Sitting in the theatre is actually a sort of trivia game for super-fans, as trying to catch the allusions and jokes in the script is a great deal of fun. If you know nothing about Hitch, I think you can still have a fun time, though prior knowledge is definitely to your benefit here.
Directed by Ken Parks for the Norris Center for the Performing Arts, The 39 Steps adapted by Patrick Barlow and based on the novel by John Buchan and the eponymous movie by Alfred Hitchcock, presents an incredibly staged story of love and espionage.
Few actors ruled the big and small screen with such vigor during the 1970s as William Devane. Using his classically handsome Irish features to embody parts best described as "Ivy League menace," Devane hasn't stopped working since making his film debut in 1967.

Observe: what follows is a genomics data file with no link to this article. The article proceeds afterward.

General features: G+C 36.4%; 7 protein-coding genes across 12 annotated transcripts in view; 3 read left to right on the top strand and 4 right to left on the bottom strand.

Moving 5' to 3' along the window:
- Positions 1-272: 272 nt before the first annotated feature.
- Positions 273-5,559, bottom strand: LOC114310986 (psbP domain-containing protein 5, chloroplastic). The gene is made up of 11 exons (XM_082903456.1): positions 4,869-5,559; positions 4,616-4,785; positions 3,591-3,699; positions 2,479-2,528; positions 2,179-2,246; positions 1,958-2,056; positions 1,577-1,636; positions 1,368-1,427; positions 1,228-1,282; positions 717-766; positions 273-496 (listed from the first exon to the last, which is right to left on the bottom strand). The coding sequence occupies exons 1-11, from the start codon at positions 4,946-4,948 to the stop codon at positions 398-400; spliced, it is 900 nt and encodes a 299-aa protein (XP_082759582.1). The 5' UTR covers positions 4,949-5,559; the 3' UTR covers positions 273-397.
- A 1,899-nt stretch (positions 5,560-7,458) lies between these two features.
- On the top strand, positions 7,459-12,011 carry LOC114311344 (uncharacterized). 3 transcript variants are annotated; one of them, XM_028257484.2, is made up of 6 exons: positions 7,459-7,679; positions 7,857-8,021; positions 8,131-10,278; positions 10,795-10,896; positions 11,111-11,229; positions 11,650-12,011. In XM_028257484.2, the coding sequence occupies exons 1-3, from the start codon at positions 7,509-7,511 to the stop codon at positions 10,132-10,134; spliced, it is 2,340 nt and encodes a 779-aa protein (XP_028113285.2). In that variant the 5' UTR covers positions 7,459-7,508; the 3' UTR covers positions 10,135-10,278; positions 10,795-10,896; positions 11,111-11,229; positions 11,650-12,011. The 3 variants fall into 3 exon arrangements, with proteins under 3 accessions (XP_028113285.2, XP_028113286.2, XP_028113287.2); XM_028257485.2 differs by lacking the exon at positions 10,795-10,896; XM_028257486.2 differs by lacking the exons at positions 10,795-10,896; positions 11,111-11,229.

"It's just me and the clock. It's up to me to keep the pulse going. The musicians don't know how far off or ahead they may be at any given time. The burden is on the conductor to make sure everything is lining up correctly."
It would seem that after decades of derision, film scores are finally beginning to take their place as true descendants of opera, and they are now appreciated by not only film fans but concertgoers as well.